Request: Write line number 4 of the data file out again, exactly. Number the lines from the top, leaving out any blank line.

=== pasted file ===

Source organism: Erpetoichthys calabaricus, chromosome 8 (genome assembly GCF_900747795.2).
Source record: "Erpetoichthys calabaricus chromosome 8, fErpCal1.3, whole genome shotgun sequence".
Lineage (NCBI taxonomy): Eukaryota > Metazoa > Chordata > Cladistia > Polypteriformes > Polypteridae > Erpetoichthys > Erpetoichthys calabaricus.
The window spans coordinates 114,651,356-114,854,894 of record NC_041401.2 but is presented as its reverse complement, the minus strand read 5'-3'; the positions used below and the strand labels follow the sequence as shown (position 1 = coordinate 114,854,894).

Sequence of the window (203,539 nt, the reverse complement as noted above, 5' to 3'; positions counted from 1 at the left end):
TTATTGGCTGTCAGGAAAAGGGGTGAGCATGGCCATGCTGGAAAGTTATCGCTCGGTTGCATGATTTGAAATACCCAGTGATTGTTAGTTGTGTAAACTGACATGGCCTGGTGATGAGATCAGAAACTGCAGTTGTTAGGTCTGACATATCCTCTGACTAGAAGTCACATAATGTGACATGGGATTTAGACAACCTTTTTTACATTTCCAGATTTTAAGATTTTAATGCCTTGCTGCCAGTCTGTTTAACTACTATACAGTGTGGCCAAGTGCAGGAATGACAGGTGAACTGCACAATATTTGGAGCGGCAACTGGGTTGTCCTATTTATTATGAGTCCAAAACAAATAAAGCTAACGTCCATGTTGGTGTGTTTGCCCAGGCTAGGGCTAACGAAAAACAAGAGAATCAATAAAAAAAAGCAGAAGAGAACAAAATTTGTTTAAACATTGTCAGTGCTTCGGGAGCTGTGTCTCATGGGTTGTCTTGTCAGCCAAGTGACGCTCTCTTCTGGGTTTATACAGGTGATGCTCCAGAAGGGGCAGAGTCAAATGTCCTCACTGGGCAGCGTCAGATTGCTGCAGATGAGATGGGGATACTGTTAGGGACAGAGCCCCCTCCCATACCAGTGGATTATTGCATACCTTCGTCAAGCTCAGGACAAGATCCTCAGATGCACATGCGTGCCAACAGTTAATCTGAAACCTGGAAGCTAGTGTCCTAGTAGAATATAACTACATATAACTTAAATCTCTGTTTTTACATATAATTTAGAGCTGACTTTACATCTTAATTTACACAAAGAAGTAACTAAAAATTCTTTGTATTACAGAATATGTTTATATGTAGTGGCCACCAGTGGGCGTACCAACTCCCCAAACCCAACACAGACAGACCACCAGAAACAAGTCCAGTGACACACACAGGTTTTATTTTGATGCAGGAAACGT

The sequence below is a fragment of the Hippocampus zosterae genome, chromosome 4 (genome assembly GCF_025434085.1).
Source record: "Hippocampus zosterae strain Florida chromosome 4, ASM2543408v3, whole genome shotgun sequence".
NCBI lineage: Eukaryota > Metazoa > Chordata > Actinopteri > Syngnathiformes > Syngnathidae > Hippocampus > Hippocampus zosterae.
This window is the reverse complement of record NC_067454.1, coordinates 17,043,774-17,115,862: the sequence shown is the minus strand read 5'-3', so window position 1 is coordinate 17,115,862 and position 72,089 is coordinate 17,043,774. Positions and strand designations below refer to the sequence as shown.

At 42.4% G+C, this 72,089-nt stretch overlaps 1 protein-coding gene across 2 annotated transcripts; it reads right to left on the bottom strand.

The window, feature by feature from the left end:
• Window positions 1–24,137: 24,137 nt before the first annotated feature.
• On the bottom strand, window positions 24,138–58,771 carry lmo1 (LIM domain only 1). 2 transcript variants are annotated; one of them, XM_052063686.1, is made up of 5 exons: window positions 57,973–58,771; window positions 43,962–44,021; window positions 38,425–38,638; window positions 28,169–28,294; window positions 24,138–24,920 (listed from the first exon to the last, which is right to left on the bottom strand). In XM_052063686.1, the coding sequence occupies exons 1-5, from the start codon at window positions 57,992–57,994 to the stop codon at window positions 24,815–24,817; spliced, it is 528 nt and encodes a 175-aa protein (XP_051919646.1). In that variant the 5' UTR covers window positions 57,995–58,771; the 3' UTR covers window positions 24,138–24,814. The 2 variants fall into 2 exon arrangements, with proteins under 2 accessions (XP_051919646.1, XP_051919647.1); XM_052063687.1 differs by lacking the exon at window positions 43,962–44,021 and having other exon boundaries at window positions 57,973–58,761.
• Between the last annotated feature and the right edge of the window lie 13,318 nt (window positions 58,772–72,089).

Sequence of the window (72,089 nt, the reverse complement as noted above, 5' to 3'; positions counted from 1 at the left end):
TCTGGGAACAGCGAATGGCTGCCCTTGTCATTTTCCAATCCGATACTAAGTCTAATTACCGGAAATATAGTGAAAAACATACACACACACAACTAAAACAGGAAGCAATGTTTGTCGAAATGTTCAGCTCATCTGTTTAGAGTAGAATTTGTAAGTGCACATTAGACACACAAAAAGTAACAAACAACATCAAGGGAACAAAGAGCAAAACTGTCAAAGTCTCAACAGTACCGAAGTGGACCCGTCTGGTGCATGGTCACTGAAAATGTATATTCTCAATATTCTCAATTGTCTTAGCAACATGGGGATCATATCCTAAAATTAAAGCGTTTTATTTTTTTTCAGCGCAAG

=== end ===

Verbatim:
The window spans coordinates 114,651,356-114,854,894 of record NC_041401.2 but is presented as its reverse complement, the minus strand read 5'-3'; the positions used below and the strand labels follow the sequence as shown (position 1 = coordinate 114,854,894).